The alarm clock was set for 3 am on Monday morning. At 5 o’clock we took off from our base at Ulaanbaatar international airport and headed off to Arvaikheer, municipal capital town of Ovorhangai county, one hour twenty minutes flight to the West. During early summer, morning flights are usually good with calm winds and fair weather.
Story and photos by Roy Rissanen
We landed on the grass runway and taxied to the front of the small terminal. A vehicle was already waiting behind the gate to bring the passengers. This time we did not need the stretcher. The main patient was an eight-month-year-old baby girl, who had turned yellow.
The mother was holding her firm and carried the baby to the plane. We had both a doctor and a nurse to accompany her. Other less urgent patients were booked to join the flight. This is the way how medevac flights are usually coordinated by hospitals in Mongolia, to share the expenses and to make the most use of the airplane’s capacity.
'The flight time was short, assisted by a nice tailwind on the way back to Ulaanbaatar... This was good for the baby because she was in the critical condition.'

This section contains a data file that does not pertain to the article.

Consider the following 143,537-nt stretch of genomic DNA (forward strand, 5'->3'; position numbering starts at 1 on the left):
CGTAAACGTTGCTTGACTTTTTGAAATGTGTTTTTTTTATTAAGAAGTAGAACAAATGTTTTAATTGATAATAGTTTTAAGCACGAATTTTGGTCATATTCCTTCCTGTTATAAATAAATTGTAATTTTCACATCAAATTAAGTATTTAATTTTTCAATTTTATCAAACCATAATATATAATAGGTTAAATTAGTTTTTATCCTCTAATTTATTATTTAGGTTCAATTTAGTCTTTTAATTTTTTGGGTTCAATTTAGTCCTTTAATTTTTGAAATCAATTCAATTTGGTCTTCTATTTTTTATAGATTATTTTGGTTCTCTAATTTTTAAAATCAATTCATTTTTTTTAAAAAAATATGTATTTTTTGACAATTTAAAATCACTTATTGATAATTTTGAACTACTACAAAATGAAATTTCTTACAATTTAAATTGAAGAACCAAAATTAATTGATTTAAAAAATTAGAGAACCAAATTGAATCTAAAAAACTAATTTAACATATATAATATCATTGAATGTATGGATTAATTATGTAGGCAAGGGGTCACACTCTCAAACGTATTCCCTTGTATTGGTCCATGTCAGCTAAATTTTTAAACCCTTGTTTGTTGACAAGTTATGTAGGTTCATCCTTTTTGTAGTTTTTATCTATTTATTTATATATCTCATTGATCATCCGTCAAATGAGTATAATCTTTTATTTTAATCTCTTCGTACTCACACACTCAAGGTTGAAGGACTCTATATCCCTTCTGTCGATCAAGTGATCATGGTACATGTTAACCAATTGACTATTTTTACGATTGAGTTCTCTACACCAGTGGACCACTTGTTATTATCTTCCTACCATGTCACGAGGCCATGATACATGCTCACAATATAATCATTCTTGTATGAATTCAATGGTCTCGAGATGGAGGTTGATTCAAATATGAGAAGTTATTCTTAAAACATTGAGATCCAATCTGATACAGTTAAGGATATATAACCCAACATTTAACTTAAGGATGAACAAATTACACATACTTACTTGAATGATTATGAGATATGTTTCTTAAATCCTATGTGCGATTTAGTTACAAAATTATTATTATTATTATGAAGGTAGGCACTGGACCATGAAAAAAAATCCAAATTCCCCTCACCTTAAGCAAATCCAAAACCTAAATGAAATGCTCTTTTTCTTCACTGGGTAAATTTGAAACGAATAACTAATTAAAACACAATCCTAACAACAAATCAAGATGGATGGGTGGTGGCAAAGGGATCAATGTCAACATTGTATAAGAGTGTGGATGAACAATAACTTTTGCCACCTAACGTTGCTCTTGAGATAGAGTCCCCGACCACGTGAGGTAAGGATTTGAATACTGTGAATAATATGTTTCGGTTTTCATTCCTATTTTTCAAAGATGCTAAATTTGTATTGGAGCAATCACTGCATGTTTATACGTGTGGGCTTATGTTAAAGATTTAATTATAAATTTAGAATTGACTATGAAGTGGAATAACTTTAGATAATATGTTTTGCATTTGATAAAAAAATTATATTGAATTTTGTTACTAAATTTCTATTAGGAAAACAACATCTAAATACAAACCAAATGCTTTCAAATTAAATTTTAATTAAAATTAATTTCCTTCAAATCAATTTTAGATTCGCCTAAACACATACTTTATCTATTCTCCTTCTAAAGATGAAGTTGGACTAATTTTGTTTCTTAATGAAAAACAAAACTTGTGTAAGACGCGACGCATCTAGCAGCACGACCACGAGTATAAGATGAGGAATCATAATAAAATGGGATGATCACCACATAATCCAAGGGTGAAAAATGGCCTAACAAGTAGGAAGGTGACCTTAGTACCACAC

The nurse put life support devices in place and did the final preparations before we were cleared to proceed ahead with the flight.
In previous years, MAF put a lot of effort in training local healthcare professionals in the countryside to prepare and care for patients that are transported by air. This project has been yielding good fruit. We get a high number of medevac calls and are able to save a lot of lives in Mongolia. Our experience of working with healthcare professionals is very positive. We feel confident to fly when we know that patients on board are well looked after and kept stable during the flights. Some of the flights are quite long, up to five hours.
This time the flight time was short, only one hour and ten minutes, assisted by a nice tailwind on the way back to Ulaanbaatar. Arvaikheer altitude is 6000 feet above sea level. Compared to some parts of Mongolia, the terrain on the way is easy with some hills but not high mountains. The wind was steady and there were no thermals. All this was good for the baby because she was in critical condition.
She was put on supplementary oxygen and the nurse was giving her constant attention during the flight to ensure her condition didn't worsen. She was safely carried in her mother’s arms and escorted to the waiting ambulance after landing in Ulaanbaatar. The MAF flight saved a 311mile road trip - which might not have been an option, to save the baby’s life.